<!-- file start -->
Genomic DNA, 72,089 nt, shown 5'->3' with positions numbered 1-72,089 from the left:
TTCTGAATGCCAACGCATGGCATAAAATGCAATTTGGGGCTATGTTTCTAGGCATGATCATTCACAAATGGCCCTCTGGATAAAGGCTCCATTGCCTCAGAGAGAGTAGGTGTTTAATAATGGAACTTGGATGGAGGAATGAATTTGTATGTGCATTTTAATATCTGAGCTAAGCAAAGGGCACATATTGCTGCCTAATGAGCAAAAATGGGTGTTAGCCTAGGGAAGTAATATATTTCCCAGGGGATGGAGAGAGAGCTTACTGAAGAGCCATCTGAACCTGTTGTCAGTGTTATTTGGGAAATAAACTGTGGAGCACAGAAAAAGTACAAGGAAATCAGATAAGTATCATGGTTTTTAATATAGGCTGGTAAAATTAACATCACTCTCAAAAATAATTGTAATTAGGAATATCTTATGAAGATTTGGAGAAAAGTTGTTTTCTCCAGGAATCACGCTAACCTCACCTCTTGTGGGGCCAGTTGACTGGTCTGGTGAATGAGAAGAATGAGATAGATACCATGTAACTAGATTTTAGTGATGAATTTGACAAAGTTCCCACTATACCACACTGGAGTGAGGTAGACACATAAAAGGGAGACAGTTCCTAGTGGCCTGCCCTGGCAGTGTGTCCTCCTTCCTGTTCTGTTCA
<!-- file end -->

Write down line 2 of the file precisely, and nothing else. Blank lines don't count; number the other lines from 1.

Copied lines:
TTCTGAATGCCAACGCATGGCATAAAATGCAATTTGGGGCTATGTTTCTAGGCATGATCATTCACAAATGGCCCTCTGGATAAAGGCTCCATTGCCTCAGAGAGAGTAGGTGTTTAATAATGGAACTTGGATGGAGGAATGAATTTGTATGTGCATTTTAATATCTGAGCTAAGCAAAGGGCACATATTGCTGCCTAATGAGCAAAAATGGGTGTTAGCCTAGGGAAGTAATATATTTCCCAGGGGATGGAGAGAGAGCTTACTGAAGAGCCATCTGAACCTGTTGTCAGTGTTATTTGGGAAATAAACTGTGGAGCACAGAAAAAGTACAAGGAAATCAGATAAGTATCATGGTTTTTAATATAGGCTGGTAAAATTAACATCACTCTCAAAAATAATTGTAATTAGGAATATCTTATGAAGATTTGGAGAAAAGTTGTTTTCTCCAGGAATCACGCTAACCTCACCTCTTGTGGGGCCAGTTGACTGGTCTGGTGAATGAGAAGAATGAGATAGATACCATGTAACTAGATTTTAGTGATGAATTTGACAAAGTTCCCACTATACCACACTGGAGTGAGGTAGACACATAAAAGGGAGACAGTTCCTAGTGGCCTGCCCTGGCAGTGTGTCCTCCTTCCTGTTCTGTTCA